Identity; the fact of being who or what a person is.
Uniqueness; the quality of being the only one of its kind.
Calling myself a Punk but yet being able to look like an otherwise “normal” person is something I’ve always taken pride in. It’s often been the point. If a tee-shirt, spiked belt and dangerous mind are the only things separating you and me then it’s easy to assimilate and infiltrate from within. These were honest thoughts I had growing up. I can seem normal, but be a Punk on the weekend. And I did that for a long time until the lies of hiding who I really am caught up with me. That’s a privilege not everyone has. If you can’t connect those dots please meditate on it. If you already know then you know. But, I also suffer from “terminal uniqueness.” My mind used to make me think I was so special and unique that no one could possibly understand what I was going through and maybe I was just meant to suffer. That made it easier for myself to go on self-martyrdom/God-complex trips. But, thank God that I’ve recovered enough from that insanity to see that I’m not the only person in the world.
“Dick Gregory told me a couple of secrets before he laid down in his grave. All of us serve the same masters. All of us nothin’ but slaves. Never forget in the story of Jesus, the hero was killed by the state.” -Killer Mike, RTJ4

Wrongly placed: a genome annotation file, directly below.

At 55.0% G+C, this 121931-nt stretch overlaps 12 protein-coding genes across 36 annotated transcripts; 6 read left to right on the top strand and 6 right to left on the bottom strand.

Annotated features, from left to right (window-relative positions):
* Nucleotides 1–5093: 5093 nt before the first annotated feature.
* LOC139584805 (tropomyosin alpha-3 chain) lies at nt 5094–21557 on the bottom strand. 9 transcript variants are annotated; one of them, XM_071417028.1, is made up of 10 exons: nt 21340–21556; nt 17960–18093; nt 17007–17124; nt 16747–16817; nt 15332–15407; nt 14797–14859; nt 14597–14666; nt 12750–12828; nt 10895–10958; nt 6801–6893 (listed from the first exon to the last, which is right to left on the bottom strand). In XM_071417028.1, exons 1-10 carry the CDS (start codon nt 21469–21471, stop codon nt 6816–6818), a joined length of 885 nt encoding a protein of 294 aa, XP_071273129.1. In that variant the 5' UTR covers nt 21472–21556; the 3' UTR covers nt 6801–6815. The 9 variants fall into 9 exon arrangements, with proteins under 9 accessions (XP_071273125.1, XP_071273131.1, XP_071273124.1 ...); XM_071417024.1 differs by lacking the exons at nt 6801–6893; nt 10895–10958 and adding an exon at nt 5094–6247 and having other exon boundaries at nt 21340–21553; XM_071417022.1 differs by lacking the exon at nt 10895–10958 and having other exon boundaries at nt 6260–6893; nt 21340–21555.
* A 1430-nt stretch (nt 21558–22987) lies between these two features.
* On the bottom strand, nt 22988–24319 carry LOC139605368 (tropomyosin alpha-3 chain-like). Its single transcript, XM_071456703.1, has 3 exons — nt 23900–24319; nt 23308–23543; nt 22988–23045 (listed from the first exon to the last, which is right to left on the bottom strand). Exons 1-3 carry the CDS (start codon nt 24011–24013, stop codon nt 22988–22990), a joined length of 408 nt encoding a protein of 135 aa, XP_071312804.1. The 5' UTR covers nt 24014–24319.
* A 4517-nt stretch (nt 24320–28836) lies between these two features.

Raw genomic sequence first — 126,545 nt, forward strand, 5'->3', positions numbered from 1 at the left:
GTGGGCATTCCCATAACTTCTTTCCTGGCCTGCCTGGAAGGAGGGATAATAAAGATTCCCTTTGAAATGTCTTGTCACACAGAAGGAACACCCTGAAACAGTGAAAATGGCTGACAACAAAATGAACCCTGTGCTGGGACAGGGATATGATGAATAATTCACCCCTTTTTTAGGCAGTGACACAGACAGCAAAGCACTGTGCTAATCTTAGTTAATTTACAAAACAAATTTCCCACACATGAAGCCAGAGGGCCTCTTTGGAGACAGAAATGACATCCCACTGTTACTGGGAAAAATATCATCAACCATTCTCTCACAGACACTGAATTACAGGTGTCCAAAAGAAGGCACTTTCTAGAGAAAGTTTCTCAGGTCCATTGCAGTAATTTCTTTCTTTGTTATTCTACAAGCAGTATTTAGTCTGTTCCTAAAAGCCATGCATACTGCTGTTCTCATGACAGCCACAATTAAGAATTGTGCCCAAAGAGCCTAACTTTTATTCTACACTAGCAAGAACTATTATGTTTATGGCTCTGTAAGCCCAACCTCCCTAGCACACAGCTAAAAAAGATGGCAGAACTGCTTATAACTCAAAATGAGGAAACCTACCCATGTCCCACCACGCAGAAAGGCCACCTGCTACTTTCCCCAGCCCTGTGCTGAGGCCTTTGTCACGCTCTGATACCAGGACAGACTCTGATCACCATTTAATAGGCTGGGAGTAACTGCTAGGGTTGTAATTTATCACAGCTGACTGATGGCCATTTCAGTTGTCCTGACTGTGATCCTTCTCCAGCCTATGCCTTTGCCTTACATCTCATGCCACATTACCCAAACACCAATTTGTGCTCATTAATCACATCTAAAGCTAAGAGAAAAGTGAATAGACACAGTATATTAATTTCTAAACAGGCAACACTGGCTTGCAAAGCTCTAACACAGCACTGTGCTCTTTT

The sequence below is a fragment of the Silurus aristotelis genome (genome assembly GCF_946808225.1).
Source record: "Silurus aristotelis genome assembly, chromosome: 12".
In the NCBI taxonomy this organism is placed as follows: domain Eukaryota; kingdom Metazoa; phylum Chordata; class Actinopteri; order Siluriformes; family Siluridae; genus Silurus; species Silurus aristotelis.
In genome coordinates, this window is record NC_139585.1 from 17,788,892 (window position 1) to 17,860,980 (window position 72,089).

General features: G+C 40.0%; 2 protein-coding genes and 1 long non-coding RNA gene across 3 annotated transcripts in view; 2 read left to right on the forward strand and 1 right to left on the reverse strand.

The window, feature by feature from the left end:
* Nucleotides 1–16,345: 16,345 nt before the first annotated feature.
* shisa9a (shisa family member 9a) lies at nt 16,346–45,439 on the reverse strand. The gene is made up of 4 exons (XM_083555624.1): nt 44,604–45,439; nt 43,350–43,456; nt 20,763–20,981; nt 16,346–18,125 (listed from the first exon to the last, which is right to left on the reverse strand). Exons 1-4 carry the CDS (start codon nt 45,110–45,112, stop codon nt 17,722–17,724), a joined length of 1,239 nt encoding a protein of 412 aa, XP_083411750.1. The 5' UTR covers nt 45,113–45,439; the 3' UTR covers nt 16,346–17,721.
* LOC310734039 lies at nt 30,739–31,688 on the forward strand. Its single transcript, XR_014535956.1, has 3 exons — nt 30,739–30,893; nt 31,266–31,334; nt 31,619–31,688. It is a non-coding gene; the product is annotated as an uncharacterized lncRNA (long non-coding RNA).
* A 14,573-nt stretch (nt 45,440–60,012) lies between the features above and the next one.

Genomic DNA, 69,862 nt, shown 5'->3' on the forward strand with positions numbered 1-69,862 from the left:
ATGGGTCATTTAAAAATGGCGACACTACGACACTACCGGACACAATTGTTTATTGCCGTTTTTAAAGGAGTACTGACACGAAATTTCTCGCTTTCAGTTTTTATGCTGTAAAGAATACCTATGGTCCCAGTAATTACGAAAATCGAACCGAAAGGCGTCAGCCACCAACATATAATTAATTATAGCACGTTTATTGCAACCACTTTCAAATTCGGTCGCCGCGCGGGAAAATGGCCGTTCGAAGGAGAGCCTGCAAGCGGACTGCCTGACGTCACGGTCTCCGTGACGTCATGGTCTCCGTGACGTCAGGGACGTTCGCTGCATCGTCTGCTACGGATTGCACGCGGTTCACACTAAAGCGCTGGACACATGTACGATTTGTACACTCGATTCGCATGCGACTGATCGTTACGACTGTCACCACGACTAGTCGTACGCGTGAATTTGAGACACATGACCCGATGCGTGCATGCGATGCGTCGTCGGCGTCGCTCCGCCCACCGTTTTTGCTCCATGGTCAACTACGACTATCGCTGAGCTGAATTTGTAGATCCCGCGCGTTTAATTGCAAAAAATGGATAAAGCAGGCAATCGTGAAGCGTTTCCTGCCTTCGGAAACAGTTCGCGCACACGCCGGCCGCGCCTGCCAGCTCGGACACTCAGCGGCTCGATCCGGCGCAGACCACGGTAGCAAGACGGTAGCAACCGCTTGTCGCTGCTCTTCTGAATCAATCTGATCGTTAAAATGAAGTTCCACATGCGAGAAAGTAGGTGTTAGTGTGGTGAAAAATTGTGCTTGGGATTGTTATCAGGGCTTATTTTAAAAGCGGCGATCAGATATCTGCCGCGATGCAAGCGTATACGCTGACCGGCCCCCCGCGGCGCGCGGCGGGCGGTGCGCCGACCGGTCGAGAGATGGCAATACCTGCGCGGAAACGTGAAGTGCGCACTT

P.S. I want to add a couple random solution nuggets on here as talking points I pick up from various places incase you are reading it all the way down. As always this is about healing and I want to share my personal experiences that you may not see. Thanks.
- All Police Body Cams MUST be linked to a third-party cloud monitoring device. Figure out the details somehow, but they should not have control over those cameras ever.
- Mental Health reform across the board. And this goes big for Police. I’m going to write my thoughts on Defunding the Police. And I’ll sum it up as we ask them to do way too much. Take away money in areas they aren’t equipped to deal with, BUT resources have to be dedicated to handling PTSD on the job and more therapists and counselors need to be available if not mandatory. Don’t just dismiss what some of the cops have to deal with. I’ve seen firsthand what witnessing violent crimes does to minds. Asking someone to go right back out to the job is not a good idea. I’ll leave it at that for now, thanks! ❤️
One thought on “That Time Candace Owens Appropriated my Culture”
Awesome communication both enlightening and inspiring. You Sir have a gift!